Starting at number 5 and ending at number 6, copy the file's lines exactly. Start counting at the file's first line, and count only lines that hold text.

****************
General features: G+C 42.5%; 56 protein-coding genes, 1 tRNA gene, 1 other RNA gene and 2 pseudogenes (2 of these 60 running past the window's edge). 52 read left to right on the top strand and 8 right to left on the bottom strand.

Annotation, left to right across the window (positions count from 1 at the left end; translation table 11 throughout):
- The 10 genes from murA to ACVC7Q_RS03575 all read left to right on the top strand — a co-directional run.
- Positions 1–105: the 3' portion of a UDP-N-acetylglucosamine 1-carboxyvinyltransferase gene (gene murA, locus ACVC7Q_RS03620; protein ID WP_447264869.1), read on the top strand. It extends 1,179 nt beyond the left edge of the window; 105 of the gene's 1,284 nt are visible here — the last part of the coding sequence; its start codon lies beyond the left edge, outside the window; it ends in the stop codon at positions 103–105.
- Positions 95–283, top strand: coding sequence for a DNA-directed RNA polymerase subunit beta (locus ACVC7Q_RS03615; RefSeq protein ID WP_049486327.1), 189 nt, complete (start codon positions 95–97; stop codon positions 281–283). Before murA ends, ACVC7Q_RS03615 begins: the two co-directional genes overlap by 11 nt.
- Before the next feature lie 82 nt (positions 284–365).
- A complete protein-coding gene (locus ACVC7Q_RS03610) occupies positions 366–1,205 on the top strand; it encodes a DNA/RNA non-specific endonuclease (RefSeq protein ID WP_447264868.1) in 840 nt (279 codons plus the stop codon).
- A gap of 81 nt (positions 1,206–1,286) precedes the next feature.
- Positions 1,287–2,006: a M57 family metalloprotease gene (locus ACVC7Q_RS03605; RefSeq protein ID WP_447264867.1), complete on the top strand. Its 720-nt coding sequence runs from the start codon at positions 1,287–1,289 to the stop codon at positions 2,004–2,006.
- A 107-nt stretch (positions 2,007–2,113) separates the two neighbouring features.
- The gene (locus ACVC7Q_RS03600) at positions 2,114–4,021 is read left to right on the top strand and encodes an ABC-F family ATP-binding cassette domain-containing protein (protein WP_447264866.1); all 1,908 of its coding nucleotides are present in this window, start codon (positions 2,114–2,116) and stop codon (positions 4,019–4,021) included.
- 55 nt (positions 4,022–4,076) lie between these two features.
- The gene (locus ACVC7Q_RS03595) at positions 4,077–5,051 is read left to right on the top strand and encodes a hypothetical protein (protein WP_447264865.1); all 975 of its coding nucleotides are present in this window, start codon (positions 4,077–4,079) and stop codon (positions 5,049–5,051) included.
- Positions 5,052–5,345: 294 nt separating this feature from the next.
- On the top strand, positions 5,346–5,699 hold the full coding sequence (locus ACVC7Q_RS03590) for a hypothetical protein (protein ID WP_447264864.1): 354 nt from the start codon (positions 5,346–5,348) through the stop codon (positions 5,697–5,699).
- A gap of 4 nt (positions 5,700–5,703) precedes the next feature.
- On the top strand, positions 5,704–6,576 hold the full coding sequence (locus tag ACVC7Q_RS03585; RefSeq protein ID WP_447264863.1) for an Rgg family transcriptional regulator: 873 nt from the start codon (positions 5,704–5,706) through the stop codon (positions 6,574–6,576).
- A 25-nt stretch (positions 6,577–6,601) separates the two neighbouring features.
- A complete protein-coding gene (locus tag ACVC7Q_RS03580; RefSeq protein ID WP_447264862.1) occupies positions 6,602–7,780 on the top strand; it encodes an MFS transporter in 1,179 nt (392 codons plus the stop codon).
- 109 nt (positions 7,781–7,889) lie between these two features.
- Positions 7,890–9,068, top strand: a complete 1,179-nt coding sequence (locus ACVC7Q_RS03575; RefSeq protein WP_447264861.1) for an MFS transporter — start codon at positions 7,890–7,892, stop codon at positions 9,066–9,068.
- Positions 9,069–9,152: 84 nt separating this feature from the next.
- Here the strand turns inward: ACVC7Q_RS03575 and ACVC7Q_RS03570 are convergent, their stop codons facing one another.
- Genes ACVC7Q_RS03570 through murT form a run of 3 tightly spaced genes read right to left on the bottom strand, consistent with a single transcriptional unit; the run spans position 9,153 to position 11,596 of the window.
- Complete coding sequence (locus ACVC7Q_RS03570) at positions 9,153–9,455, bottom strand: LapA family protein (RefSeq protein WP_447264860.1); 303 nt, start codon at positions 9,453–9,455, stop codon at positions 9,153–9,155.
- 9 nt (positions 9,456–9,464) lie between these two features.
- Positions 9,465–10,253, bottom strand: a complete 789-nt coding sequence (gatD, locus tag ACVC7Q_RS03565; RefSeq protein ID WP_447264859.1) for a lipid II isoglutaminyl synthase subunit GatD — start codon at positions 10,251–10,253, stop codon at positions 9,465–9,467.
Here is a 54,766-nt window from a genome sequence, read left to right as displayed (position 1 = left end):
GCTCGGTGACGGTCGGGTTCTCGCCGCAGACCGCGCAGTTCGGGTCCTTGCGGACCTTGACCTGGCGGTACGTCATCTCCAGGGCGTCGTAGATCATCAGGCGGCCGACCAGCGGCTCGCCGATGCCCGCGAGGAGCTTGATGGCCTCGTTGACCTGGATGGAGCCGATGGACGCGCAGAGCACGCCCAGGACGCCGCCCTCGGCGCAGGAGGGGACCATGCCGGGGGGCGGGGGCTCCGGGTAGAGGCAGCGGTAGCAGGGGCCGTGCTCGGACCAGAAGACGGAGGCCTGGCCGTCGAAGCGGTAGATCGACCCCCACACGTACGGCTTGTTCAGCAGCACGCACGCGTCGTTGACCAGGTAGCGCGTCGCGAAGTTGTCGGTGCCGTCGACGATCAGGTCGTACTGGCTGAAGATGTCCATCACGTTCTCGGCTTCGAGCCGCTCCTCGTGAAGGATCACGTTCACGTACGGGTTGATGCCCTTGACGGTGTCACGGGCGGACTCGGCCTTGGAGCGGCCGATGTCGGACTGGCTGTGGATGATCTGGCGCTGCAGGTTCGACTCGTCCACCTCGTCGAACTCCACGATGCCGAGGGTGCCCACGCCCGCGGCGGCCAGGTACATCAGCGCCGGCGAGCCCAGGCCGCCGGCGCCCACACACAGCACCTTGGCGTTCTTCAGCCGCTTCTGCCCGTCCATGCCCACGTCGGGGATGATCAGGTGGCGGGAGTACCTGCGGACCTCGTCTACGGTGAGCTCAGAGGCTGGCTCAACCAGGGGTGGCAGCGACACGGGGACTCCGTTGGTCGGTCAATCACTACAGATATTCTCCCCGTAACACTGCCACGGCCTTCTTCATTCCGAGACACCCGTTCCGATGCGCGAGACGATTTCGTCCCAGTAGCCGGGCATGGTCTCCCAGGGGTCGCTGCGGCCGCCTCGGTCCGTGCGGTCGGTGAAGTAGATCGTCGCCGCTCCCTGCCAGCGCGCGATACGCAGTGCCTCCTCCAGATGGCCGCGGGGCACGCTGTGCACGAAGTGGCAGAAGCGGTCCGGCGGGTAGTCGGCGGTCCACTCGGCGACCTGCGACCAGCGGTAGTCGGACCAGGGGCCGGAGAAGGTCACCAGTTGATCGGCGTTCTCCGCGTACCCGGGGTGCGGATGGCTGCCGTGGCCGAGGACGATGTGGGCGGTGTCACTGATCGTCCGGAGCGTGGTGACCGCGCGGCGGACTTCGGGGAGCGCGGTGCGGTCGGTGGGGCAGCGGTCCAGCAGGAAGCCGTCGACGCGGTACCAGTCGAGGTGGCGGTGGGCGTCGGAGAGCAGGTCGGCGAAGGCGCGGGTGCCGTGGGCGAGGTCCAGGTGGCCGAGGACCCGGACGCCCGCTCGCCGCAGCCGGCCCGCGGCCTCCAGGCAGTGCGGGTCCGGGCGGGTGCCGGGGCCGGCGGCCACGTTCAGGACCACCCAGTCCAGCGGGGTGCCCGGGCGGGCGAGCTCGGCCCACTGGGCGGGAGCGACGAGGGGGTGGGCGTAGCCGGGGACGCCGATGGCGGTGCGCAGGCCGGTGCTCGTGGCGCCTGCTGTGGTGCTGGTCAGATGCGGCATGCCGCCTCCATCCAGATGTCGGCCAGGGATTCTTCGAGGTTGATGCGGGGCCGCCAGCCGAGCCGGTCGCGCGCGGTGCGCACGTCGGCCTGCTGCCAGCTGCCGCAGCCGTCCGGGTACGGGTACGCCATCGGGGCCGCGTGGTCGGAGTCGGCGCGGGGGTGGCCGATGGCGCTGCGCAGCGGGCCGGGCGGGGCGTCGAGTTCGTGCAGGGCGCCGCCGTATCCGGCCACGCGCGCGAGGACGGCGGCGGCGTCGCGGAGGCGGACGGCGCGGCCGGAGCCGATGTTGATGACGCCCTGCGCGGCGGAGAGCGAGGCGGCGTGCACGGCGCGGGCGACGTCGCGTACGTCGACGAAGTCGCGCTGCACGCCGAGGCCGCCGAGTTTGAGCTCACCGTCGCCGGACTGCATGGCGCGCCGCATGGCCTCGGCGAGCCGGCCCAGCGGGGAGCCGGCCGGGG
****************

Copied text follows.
- Positions 95–283, top strand: coding sequence for a DNA-directed RNA polymerase subunit beta (locus ACVC7Q_RS03615; RefSeq protein ID WP_049486327.1), 189 nt, complete (start codon positions 95–97; stop codon positions 281–283). Before murA ends, ACVC7Q_RS03615 begins: the two co-directional genes overlap by 11 nt.
- Before the next feature lie 82 nt (positions 284–365).